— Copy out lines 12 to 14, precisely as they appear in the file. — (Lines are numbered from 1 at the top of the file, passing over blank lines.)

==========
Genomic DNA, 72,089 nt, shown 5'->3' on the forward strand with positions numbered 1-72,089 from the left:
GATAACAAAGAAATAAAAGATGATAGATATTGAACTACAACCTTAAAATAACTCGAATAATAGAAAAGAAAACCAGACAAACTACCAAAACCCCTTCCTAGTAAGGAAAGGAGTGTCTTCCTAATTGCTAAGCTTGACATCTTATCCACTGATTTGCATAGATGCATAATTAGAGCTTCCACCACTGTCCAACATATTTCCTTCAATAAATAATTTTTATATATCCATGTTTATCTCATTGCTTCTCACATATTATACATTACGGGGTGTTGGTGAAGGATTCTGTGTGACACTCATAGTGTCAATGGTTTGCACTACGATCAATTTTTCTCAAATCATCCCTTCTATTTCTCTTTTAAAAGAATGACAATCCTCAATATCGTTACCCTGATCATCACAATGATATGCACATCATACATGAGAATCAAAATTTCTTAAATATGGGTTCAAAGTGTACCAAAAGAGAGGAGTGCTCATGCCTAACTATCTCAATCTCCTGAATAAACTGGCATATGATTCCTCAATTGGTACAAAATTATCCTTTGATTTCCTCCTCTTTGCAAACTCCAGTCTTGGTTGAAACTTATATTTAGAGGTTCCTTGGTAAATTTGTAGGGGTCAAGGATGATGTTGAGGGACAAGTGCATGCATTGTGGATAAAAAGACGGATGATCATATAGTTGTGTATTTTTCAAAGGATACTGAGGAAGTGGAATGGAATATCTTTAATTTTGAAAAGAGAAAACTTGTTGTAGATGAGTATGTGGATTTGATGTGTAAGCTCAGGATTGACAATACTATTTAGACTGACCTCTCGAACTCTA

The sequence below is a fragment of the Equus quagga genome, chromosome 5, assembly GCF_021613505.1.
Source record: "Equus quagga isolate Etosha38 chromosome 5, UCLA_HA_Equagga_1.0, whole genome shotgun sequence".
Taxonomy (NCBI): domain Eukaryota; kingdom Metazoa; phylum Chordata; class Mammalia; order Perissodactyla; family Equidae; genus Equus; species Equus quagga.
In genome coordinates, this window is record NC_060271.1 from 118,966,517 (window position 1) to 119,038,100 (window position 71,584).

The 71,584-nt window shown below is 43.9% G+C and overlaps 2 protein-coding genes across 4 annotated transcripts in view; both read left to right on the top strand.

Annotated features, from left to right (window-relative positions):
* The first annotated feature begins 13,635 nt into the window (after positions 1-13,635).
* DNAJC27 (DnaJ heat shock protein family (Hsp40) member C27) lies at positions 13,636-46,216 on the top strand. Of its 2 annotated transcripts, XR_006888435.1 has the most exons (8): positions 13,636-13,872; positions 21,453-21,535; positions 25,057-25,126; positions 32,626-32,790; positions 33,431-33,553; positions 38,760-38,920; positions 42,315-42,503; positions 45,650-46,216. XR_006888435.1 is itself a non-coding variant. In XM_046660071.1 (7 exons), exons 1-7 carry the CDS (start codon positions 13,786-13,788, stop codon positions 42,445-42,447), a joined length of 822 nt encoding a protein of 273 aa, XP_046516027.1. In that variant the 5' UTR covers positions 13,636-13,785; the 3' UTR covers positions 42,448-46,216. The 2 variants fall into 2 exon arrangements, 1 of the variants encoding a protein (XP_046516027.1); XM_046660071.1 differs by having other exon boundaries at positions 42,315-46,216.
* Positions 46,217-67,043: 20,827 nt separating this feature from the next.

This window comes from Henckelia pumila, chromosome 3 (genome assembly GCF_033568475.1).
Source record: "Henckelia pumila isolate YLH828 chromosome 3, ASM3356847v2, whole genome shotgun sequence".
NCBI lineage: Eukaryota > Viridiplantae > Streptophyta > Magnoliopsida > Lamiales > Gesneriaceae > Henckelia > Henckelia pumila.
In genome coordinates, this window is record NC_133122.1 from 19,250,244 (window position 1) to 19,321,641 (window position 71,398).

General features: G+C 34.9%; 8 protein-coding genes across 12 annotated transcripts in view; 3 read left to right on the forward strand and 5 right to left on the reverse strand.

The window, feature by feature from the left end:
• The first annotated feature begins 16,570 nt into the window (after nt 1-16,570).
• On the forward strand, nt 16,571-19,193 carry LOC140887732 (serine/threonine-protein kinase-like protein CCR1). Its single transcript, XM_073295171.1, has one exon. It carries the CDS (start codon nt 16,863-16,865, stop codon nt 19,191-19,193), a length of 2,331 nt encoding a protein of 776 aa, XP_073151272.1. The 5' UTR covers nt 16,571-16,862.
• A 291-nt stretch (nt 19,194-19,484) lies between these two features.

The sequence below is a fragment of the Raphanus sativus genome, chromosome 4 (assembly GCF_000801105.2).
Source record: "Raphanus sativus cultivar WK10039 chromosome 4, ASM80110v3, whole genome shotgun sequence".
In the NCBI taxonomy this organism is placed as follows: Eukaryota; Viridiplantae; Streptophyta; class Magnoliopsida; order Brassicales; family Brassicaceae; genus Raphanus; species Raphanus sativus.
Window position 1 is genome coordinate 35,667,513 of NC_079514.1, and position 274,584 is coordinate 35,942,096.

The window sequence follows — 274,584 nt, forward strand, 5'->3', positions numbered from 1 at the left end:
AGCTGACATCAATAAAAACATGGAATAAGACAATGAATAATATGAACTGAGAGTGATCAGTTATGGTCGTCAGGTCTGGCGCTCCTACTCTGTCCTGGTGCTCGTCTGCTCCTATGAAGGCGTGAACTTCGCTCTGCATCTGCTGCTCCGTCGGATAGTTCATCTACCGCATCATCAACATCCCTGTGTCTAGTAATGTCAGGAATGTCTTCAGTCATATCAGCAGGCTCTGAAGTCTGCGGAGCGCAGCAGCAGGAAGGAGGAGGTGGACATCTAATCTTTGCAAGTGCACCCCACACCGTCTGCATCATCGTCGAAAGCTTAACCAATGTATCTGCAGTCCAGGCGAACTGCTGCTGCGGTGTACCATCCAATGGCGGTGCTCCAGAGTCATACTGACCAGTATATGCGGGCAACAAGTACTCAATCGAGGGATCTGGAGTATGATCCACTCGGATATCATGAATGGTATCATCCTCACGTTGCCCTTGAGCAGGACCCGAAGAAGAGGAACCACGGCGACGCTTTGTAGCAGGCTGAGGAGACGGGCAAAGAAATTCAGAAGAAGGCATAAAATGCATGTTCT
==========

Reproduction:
This window comes from Henckelia pumila, chromosome 3 (genome assembly GCF_033568475.1).
Source record: "Henckelia pumila isolate YLH828 chromosome 3, ASM3356847v2, whole genome shotgun sequence".
NCBI lineage: Eukaryota > Viridiplantae > Streptophyta > Magnoliopsida > Lamiales > Gesneriaceae > Henckelia > Henckelia pumila.